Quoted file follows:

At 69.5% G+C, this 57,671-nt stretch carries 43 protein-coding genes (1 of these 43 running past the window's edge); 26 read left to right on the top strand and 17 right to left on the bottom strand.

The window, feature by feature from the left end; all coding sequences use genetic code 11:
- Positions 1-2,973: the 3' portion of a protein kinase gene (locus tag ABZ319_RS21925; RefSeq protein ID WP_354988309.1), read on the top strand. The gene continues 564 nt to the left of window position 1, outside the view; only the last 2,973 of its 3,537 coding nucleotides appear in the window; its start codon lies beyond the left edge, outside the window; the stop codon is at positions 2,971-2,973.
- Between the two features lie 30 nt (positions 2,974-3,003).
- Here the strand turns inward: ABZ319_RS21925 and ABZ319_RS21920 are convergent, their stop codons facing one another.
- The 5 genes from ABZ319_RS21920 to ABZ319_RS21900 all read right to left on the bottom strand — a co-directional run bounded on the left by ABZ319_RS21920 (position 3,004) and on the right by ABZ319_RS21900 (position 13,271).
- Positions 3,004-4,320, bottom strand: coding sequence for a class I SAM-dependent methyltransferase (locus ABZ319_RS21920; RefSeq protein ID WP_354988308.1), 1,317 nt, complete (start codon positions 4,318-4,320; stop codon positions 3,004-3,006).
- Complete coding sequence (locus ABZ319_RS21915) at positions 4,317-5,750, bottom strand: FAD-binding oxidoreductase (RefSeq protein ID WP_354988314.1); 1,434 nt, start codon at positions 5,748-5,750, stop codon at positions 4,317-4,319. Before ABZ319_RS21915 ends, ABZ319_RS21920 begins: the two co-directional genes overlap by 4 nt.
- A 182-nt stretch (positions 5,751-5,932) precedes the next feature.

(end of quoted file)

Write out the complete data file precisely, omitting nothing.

At 69.5% G+C, this 57,671-nt stretch carries 43 protein-coding genes (1 of these 43 running past the window's edge); 26 read left to right on the top strand and 17 right to left on the bottom strand.

The window, feature by feature from the left end; all coding sequences use genetic code 11:
- Positions 1-2,973: the 3' portion of a protein kinase gene (locus tag ABZ319_RS21925; RefSeq protein ID WP_354988309.1), read on the top strand. The gene continues 564 nt to the left of window position 1, outside the view; only the last 2,973 of its 3,537 coding nucleotides appear in the window; its start codon lies beyond the left edge, outside the window; the stop codon is at positions 2,971-2,973.
- Between the two features lie 30 nt (positions 2,974-3,003).
- Here the strand turns inward: ABZ319_RS21925 and ABZ319_RS21920 are convergent, their stop codons facing one another.
- The 5 genes from ABZ319_RS21920 to ABZ319_RS21900 all read right to left on the bottom strand — a co-directional run bounded on the left by ABZ319_RS21920 (position 3,004) and on the right by ABZ319_RS21900 (position 13,271).
- Positions 3,004-4,320, bottom strand: coding sequence for a class I SAM-dependent methyltransferase (locus ABZ319_RS21920; RefSeq protein ID WP_354988308.1), 1,317 nt, complete (start codon positions 4,318-4,320; stop codon positions 3,004-3,006).
- Complete coding sequence (locus ABZ319_RS21915) at positions 4,317-5,750, bottom strand: FAD-binding oxidoreductase (RefSeq protein ID WP_354988314.1); 1,434 nt, start codon at positions 5,748-5,750, stop codon at positions 4,317-4,319. Before ABZ319_RS21915 ends, ABZ319_RS21920 begins: the two co-directional genes overlap by 4 nt.
- A 182-nt stretch (positions 5,751-5,932) precedes the next feature.